Pleiotropy and redundancy of STAT proteins in early pregnancy.
ABSTRACT Signal transducers and activators of transcription (STATs) are a group of proteins involved in signal transduction from numerous bioactive substances. Hormones and cytokines such as leukaemia inhibitory factor, interferon-tau and prolactin, which play key roles during early pregnancy, activate the Janus kinase (JAK)/STAT signalling pathway. The STATs are thus involved in the regulation of implantation, establishing uterine receptivity and regulation of the maternal immune response. It seems that STATs can orchestrate signals from hormones and cytokines in different cell types and may therefore generate numerous biological effects, despite the relatively small number of receptors activating the JAK/STAT pathway. This review summarizes the participation of STATs in the main processes of early pregnancy, especially regarding their pleiotropy and redundancy.
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ABSTRACT: All cardinal events during the reproductive cycle, including ovulation, implantation, and menstruation, are characterized by a profound tissue remodeling and an associated local inflammatory response. The ovarian hormone progesterone is a key modulator of inflammatory signals in reproductive tissues, but the underlying mechanisms are not well understood. In this study, we report that differentiating human endometrial stromal cells (ESCs) acquire resistance to interferon-gamma (IFNgamma)-dependent signal transducers and activators of transcription (STAT) 1 signaling, although phosphorylation, nuclear translocation, and binding of STAT1 to DNA, are unaffected. These observations prompted an investigation into the role of nuclear repressors of STAT1 signaling. We demonstrate that protein inhibitor of activated STAT-y is complexed to the progesterone receptor (PR) in human ESCs and that its ability to repress STAT1 signaling is dependent upon activation of PR in response to hormone binding. Conversely, IFNgamma and protein inhibitor of activated STAT-y synergistically inhibited PR-dependent transcription, demonstrating that the progesterone and IFNgamma signaling pathways engage in reciprocal transcriptional antagonism in human endometrium.Molecular Endocrinology 09/2004; 18(8):1988-99. · 4.75 Impact Factor
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ABSTRACT: In humans, functional deficiency of alpha-2M is not known, implying alpha 2M is essential for gestational success. Mice, deficient in two members of the alpha-2 Macroglobulin (alpha 2M) family, i.e. alpha-2 macroglobulin (MAM) and murinoglobulin-1 (MUG-1) are viable, fertile and phenotypically normal, unless stressed (Am J Pathol, 155 (1999), 983). Here, we analysed implantation sites in MAM(-/-)/MUG-1(-/-)mice during pregnancy, a strong physiological stressor. Despite some post-implantation fetal loss, mean litter size was comparable to congenic C57Bl/6J (B6) mice, but MAM(-/-)/MUG-1(-/-)pups were significantly lighter and the sex ratio was skewed towards males. Implantation sites appeared histologically normal up to gestational day (gd) 8. By gd 10, extensive over-development of trophoblasts was evident, accompanied by relative deficits in decidua, in the mural mesometrial lymphoid aggregates of pregnancy and in uterine Natural Killer cells. At gd 10-12, decidual spiral arteries were dilated but abnormally cuffed by trophoblasts that extended anomalously, for midgestation, to the myometrial circular smooth muscle. Ultrastructurally, trophoblasts in the mesometrial decidua made intimate contact with endothelial cells that were shedding membrane fragments. These findings demonstrate that alpha 2M, and thereby proteinases and/or cytokines whose bio-availability is regulated by alpha 2M, exert significant decidual regulation on trophoblast invasion.Placenta 12/2003; 24(10):912-21. · 3.12 Impact Factor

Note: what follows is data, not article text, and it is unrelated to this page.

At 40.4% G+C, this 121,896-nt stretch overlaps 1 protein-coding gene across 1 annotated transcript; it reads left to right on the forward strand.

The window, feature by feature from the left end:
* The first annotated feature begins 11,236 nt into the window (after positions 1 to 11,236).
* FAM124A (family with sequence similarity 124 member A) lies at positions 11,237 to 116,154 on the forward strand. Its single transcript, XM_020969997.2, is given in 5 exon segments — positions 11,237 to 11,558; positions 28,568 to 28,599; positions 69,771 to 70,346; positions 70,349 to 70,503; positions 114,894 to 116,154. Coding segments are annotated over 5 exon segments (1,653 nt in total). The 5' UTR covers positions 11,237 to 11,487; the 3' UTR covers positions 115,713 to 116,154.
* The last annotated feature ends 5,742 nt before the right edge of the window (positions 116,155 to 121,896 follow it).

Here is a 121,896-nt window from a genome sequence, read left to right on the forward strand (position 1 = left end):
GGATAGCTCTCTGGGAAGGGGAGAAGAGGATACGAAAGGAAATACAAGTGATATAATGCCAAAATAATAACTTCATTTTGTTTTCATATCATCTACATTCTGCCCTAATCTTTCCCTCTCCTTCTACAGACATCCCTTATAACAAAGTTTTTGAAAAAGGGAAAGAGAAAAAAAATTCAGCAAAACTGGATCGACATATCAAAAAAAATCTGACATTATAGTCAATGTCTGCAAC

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ABSTRACT: Animal models and experimental studies suggest a role for paracrine prolactin (PRL) signalling in decidualization and embryo implantation. We investigated the expression of endometrial prolactin (e-PRL) and prolactin receptor (PRL-R) in the endometrium of women affected by unexplained infertility (UI) and repeated miscarriages (RM). Patients (n = 24) were divided into three groups: RM, n = 5; UI, n = 11; controls, n = 8. Endometrial samples were collected at the time of hysteroscopy in the late luteal phase. The presence of transcripts of e-PRL and PRL-R was investigated by qualitative RT-PCR. Pattern and site of expression of e-PRL were studied by immunohistochemistry. PRL-R mRNA was detected in all endometrial samples of the three groups. PRL gene expression was detected in all control samples, only in three of five samples of the RM group and in four of 11 samples of the UI group. RT-PCR results were largely confirmed by immunohistochemistry, study groups showing a defect of expression of e-PRL. In this pilot study we report a lack of expression of endometrial prolactin during the 'implantation window' in some patients affected by unexplained infertility and repeated miscarriages. These data, in association with those obtained in experimental animals, suggest that the lack of endometrial PRL expression is involved in reproduction failure.Human Reproduction 09/2004; 19(8):1911-6. · 4.67 Impact Factor